Mirror, mirror on the wall …

Who is the fairest of them all?  If you’re an actor, anyone with access to a good make-up artist.   We take for granted that the people on the small screens in our living rooms or on the big screens in our cinemas are wearing make-up.  They’ve got to look perfect for the camera.  That’s what’s the audience expects but is it what they need, when the character being portrayed should look more like the person next door.

More and more female actors are refusing to wear make-up.  Sarah Lancashire in the UK crime drama series, “Happy Valley” appears without foundation just like any middle-aged policewoman might do in real life, when there’s more important things than lip gloss, like finding the killer or preventing a murder.

As Sheila Hancock pointed out in the MailOnline recently, more and more women actors “hardly wear any make-up at all and that’s why it looks so real.” She goes on to say “the public won’t notice that.” And she’s right, they won’t, because if it’s a good drama, they’ll be concentrating on the film but subconsciously it will filter through the different layers of the story telling. It will have a greater impact on the audience, on their emotions, and on their empathy for the character and long after the lights have gone up in the cinema and the TV screen gone blank, a small spark will keep the memory of what they’ve seen alive.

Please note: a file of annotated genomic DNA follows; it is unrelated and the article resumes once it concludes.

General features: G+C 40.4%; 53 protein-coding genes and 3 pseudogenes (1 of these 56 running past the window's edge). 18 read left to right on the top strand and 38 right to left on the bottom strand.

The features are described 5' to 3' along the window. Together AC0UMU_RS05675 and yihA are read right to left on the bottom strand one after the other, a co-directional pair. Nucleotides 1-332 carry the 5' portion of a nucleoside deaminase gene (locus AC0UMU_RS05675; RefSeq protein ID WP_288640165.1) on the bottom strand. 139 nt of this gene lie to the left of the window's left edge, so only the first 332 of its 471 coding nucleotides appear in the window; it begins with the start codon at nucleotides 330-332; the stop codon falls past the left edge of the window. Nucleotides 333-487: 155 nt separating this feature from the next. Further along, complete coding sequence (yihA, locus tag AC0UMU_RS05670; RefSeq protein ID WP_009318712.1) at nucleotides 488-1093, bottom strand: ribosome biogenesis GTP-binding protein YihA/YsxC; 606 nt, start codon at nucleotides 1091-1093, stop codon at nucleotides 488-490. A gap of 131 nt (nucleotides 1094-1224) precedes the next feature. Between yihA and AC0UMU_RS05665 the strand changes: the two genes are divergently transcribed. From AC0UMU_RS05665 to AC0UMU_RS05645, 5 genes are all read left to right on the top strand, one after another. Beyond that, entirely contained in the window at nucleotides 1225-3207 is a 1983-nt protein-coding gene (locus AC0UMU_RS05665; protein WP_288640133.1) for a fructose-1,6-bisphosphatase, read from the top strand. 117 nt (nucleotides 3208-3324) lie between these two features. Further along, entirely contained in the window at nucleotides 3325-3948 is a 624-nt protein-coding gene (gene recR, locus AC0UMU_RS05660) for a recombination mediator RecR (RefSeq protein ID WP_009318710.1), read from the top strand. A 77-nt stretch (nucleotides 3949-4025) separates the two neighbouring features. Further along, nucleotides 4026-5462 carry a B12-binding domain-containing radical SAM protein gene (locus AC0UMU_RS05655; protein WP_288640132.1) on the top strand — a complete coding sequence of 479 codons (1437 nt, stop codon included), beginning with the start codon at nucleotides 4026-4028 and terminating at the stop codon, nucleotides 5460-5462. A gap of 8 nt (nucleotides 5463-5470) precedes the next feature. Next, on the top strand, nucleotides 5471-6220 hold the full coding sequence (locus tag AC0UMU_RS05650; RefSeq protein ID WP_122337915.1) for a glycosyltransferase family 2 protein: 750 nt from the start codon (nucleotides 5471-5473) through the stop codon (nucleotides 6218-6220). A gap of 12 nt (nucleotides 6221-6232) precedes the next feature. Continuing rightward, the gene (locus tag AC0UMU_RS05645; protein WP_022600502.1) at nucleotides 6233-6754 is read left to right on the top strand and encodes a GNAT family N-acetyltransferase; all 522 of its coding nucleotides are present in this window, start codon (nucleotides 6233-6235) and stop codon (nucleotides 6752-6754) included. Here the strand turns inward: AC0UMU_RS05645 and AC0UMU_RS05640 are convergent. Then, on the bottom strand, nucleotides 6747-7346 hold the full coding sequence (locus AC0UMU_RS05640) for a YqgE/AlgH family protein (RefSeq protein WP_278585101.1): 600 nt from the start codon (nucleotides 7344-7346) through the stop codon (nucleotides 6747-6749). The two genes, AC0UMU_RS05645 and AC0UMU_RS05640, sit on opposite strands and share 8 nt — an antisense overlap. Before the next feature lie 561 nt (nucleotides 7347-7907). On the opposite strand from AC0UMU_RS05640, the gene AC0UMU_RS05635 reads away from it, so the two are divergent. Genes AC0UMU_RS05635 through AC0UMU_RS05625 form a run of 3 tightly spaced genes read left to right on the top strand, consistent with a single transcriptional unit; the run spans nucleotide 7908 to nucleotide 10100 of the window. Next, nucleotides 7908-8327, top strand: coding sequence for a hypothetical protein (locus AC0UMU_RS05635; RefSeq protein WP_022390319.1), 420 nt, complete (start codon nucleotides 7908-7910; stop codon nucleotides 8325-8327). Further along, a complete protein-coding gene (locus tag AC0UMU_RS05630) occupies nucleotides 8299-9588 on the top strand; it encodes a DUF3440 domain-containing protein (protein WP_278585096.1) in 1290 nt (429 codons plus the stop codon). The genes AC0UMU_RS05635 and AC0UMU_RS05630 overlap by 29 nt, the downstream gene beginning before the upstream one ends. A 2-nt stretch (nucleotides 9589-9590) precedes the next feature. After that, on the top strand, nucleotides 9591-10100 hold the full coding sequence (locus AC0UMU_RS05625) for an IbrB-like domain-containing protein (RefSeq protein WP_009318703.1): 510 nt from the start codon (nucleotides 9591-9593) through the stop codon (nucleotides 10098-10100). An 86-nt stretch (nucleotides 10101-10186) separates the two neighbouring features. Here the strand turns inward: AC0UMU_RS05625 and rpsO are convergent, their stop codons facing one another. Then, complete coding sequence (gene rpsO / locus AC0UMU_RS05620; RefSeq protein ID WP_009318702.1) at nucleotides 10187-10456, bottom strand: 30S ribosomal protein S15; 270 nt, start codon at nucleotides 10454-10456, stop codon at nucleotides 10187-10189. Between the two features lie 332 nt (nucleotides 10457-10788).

We still need heroes today, to look up to and emulate, whether they’re fictional or not.  However, when those heroes are coated in layers of make-up, with not a hair or eyelash out of place, how can you have anything in common with them and therefore how can the story have any real meaning?  Good stories should ripple out into our lives.   It’s why we tell them.  To make sense of our lives, we need to identify with the characters and it’s so much easier to do that without a layer of slap in between.

 

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